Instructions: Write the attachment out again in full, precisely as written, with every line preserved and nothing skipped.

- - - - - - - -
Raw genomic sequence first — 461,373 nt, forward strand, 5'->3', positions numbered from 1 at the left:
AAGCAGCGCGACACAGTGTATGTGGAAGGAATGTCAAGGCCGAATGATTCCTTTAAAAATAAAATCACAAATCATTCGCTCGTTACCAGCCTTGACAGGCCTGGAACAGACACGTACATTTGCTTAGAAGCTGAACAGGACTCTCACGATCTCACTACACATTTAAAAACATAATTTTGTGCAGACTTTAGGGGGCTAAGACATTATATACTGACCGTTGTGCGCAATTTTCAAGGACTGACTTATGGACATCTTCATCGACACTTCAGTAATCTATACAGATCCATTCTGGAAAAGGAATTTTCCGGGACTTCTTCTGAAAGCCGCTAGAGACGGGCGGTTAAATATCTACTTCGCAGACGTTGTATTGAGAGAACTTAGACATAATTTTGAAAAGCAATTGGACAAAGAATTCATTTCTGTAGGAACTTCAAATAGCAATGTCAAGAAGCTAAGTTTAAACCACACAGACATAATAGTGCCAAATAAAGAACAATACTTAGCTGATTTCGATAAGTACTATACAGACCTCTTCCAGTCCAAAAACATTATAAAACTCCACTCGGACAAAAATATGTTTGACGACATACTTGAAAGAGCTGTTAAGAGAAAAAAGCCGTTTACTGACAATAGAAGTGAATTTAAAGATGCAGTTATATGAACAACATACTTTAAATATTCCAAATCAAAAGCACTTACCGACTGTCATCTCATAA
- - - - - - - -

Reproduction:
Raw genomic sequence first — 461,373 nt, forward strand, 5'->3', positions numbered from 1 at the left:
AAGCAGCGCGACACAGTGTATGTGGAAGGAATGTCAAGGCCGAATGATTCCTTTAAAAATAAAATCACAAATCATTCGCTCGTTACCAGCCTTGACAGGCCTGGAACAGACACGTACATTTGCTTAGAAGCTGAACAGGACTCTCACGATCTCACTACACATTTAAAAACATAATTTTGTGCAGACTTTAGGGGGCTAAGACATTATATACTGACCGTTGTGCGCAATTTTCAAGGACTGACTTATGGACATCTTCATCGACACTTCAGTAATCTATACAGATCCATTCTGGAAAAGGAATTTTCCGGGACTTCTTCTGAAAGCCGCTAGAGACGGGCGGTTAAATATCTACTTCGCAGACGTTGTATTGAGAGAACTTAGACATAATTTTGAAAAGCAATTGGACAAAGAATTCATTTCTGTAGGAACTTCAAATAGCAATGTCAAGAAGCTAAGTTTAAACCACACAGACATAATAGTGCCAAATAAAGAACAATACTTAGCTGATTTCGATAAGTACTATACAGACCTCTTCCAGTCCAAAAACATTATAAAACTCCACTCGGACAAAAATATGTTTGACGACATACTTGAAAGAGCTGTTAAGAGAAAAAAGCCGTTTACTGACAATAGAAGTGAATTTAAAGATGCAGTTATATGAACAACATACTTTAAATATTCCAAATCAAAAGCACTTACCGACTGTCATCTCATAA